Great Savings

Does buying stuff on sale make you happier?

Does buying stuff on sale make you happier?

In America, the day after Thanksgiving has gained widespread fame as Black Friday, which is considered the most significant sales day of the year. On this occasion, stores offer substantial discounts, a tradition that has now extended to numerous countries globally.

Every year, shoppers eagerly look forward to this sale event as it caters to our bargain-hunting desires. However, amidst the excitement, we must ponder whether this phenomenon is as perfect as it appears.

Why are we so sensitive to this?

During Black Friday, discounts abound, and companies leave no stone unturned in promoting their deals through social media, TV, and radio. This pervasive advertising creates a sense of social proof, compelling us to believe that these discounts are too good to miss.

The time-limited nature of these offers adds to the urgency, as companies often present day-specific deals or discounts valid for a limited period. With Black Friday preceding Christmas, the allure of these deals becomes even more enticing, potentially enhancing the festive income.

The fear of missing out (FOMO) can also play a significant role in driving our sensitivity towards these discounts. If we don’t seize these opportunities, we may experience the anxiety of missing out on a great deal.

But what lies behind our sensitivity to these discounts? Our brain reacts strongly to words like ‘sale’ and ‘deal’, triggering the reward system and simultaneously deactivating the part responsible for rational decision-making. The pleasure of making a purchase on sale takes precedence, influencing our actions.

Buying as a coping strategy?

Making unnecessary purchases can act as a coping strategy. A coping strategy is the way you deal with a certain situation. These coping strategies can be active or passive. Making unnecessary purchases is a passive strategy. In the moment it can be experienced as a comfort and you feel happy for a while, but you avoid the real problem.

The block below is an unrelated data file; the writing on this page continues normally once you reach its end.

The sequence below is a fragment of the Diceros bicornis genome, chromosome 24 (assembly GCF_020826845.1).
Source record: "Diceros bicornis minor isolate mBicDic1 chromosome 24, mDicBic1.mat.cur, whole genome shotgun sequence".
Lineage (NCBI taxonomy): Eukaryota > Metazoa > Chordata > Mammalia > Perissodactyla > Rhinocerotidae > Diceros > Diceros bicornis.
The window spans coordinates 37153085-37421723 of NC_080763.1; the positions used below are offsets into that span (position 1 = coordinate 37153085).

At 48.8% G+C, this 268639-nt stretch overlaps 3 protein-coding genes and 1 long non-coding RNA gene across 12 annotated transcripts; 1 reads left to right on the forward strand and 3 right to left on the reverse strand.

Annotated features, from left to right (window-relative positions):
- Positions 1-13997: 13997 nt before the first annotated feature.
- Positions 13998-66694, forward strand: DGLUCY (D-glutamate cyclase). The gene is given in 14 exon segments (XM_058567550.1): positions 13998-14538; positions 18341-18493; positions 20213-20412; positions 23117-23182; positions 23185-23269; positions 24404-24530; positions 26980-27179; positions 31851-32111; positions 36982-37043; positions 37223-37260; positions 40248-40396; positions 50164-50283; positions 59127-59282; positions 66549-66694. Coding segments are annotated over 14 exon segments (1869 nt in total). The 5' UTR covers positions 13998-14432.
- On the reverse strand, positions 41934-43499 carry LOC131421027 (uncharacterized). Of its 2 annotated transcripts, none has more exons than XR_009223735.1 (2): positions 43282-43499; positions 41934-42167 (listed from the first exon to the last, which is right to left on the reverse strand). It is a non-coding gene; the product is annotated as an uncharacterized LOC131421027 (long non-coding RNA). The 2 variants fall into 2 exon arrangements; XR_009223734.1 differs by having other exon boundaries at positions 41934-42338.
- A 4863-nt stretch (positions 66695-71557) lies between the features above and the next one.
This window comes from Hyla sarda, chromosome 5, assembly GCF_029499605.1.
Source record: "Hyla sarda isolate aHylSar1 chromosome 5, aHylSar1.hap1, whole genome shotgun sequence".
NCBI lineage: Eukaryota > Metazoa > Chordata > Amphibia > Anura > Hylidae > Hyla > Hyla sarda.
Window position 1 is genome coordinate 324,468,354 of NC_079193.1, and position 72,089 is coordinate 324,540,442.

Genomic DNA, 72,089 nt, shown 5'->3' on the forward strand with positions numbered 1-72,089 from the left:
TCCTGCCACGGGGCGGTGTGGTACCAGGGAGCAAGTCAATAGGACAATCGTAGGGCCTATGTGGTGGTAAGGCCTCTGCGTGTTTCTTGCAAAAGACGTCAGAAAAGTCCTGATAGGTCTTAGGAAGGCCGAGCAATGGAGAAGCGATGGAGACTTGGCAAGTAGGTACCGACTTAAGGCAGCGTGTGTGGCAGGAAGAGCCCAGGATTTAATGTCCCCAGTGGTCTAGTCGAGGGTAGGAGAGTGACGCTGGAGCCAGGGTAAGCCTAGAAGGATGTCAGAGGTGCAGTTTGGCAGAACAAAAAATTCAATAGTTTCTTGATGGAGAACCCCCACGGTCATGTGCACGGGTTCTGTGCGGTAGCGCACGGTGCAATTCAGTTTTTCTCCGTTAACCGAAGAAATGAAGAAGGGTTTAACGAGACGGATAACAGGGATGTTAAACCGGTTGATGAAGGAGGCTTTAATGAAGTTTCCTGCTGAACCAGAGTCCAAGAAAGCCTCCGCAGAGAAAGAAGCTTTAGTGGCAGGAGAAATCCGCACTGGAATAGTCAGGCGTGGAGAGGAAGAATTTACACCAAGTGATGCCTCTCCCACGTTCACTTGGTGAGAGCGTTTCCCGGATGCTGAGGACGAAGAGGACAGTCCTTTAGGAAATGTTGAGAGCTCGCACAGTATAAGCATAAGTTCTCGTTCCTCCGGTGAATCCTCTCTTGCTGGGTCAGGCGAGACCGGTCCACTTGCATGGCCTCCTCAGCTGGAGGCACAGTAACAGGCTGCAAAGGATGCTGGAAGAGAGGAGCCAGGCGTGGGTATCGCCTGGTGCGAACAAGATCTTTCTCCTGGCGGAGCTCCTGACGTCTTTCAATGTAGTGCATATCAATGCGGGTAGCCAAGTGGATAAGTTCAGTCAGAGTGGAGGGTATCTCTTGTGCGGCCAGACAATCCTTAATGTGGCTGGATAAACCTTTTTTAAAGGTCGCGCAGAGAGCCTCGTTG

Black Friday can be bad for your well-being

While the allure of numerous discounts during Black Friday is undoubtedly enticing, it’s crucial to acknowledge the negative aspects associated with this shopping phenomenon. As mentioned earlier, if your coping mechanism involves making many purchases, the steep discounts on Black Friday can intensify this behavior, making it even more tempting to overspend.

Additionally, in the lead-up to and during Black Friday, stores often tend to raise the prices of non-discounted items to offset the impact of offering significant discounts. Consequently, you end up paying more for your regular purchases. In times of inflation and soaring costs, this can substantially affect your financial situation, leading to potential negative consequences for your overall well-being.

How to resist the temptation of Black Friday

Amidst the abundance of great savings and enticing sales promotions available throughout the day, resisting the urge to make impulsive purchases can be challenging. When you stumble upon an item at an attractive price, it’s natural for your brain to urge you to act quickly, but it might be wise to take a step back.

Taking a walk or giving yourself some time to reflect can be a smart move. By postponing the purchase, you allow yourself the opportunity to make a more informed decision about whether the item is genuinely necessary.

If, after a few hours, you still find that the desire to buy it on sale remains, then it might be a reasonable purchase to proceed with. This approach helps you avoid impulsive buying and ensures that your decisions align better with your actual needs and preferences.